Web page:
Ahhhhh, good to be back. And today, Ishmael has graced us with a fascinating chapter, with plenty of huge, sinewy subject matter to sink our teeth into.
Yes, this chapter is another one describing the anatomy of the whale, but there are some, uh, very interesting tangents, shall we say. Perhaps a bit revealing of our old friend Ishmael? Who could say, I can only speculate.
Ishmael attempts to describe the tail of the sperm whale, but finds that his words are inadequate. First, he goes over its anatomical specifications and its shape, but then he attempts to describe its actions and gets lost in poetic comparisons.
The tail is simultaneously enormously powerful, and yet always moves with perfect grace and dexterity. It can be so crushingly strong and harsh as to destroy any ship built by man, or it can sweep across the surface of the water with the dainty precision of a lady’s fan. It is comparable to an elephant’s trunk in its capabilities, but lacks any prehensile capability, and is a thousand times stronger and more massive.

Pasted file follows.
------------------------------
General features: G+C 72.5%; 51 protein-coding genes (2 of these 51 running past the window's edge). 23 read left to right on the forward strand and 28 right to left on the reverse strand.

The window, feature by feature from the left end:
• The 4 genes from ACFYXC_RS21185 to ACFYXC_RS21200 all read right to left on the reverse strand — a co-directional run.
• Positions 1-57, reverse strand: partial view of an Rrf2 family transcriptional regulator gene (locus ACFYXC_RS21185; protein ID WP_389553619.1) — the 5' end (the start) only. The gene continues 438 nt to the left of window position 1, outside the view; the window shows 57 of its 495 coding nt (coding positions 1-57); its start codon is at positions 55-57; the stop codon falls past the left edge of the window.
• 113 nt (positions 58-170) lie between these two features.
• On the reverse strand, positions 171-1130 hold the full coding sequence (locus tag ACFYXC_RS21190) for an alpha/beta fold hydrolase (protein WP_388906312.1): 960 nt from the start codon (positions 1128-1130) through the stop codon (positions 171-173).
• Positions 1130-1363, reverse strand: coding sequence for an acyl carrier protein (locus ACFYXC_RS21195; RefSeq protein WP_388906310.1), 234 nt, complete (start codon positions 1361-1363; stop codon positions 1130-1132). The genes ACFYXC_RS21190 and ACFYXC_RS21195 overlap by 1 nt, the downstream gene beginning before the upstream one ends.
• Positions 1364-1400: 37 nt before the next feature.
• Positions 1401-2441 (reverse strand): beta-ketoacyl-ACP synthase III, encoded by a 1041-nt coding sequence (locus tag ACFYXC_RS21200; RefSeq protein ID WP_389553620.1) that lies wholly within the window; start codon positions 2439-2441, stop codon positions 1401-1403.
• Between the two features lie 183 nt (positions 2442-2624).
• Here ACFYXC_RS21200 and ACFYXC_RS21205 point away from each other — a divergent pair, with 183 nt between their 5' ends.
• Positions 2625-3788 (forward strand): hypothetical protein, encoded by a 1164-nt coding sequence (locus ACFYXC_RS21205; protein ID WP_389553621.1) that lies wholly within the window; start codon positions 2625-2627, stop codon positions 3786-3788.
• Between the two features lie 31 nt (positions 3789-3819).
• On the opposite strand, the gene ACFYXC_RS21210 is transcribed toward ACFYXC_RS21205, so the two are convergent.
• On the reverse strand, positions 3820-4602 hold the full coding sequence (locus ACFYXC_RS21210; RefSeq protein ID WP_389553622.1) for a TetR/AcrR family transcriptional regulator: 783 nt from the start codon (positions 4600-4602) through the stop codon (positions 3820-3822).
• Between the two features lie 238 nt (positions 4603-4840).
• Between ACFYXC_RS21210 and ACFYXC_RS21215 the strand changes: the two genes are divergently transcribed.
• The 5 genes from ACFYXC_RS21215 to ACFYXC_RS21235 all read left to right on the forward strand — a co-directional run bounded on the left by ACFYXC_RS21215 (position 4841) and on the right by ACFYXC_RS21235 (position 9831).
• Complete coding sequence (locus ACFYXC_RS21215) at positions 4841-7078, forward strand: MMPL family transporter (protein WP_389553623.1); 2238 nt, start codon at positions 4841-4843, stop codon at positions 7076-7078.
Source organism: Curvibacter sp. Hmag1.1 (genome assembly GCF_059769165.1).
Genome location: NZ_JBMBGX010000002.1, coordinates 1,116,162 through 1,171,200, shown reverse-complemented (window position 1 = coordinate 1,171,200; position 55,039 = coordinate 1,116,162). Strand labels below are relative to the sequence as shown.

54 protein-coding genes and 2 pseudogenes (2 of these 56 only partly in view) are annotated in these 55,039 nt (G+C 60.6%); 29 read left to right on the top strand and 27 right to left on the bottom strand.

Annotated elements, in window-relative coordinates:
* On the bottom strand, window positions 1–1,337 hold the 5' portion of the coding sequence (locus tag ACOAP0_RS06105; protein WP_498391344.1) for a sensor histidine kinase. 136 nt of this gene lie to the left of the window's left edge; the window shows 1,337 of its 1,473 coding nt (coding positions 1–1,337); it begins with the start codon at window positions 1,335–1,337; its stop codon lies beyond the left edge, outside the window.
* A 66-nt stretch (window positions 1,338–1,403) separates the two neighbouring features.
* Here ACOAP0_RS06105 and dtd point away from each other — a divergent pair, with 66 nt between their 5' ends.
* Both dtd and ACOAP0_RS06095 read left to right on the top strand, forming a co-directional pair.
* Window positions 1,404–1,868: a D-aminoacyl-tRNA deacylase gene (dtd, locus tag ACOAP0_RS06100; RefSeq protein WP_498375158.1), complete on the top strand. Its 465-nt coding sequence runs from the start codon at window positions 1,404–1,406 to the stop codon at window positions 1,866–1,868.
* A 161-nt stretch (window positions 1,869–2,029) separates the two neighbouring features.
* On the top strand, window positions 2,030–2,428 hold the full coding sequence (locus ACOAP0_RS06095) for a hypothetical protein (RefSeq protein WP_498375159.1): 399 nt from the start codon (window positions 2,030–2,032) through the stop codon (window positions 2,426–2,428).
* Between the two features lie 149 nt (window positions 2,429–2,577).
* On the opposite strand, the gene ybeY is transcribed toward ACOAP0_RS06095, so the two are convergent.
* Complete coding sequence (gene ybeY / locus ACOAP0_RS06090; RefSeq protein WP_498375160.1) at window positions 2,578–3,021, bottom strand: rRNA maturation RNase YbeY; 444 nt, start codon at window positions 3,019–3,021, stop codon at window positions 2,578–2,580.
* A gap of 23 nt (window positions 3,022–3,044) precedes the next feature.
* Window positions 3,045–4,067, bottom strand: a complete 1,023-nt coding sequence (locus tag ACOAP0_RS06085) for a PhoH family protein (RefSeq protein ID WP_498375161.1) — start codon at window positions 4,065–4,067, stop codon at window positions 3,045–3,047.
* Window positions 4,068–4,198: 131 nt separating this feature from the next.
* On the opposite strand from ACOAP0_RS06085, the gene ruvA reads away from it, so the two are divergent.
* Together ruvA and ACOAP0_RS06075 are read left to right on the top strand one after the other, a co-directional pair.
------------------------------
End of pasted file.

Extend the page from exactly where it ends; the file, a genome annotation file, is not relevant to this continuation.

The tail is used for propulsion through the water, with the side fins being only used for steering the vast bulk of the animal. The graceful and reverential appearance of the flukes sticking straight into the air when a whale dives causes Ishmael to name it the most devout creature on Earth. It is also used by whales when they fight one another, they reserve their sharp teeth and enormous heads for their prey.
Only in a book like this could we start off with a simple explanation of where the tail is on a whale’s body, and then end up talking about the specific reason that God is drawn especially buff in religious art. What a wild chapter this is.
Could annihilation occur to matter, this were the thing to do it.
All of the virtues of the whale come together in its tail, it seems. It is massive, it is strong, it is powerful, and it is beautiful. And, on top of all that, it is deadly. Ishmael seems enamored with the tail, because it is a sort of singular point of contact between the whale and the rest of the world. It has no need for separate limbs or fiddly little fingers, it simply swings this one gigantic implement to make its singular impact.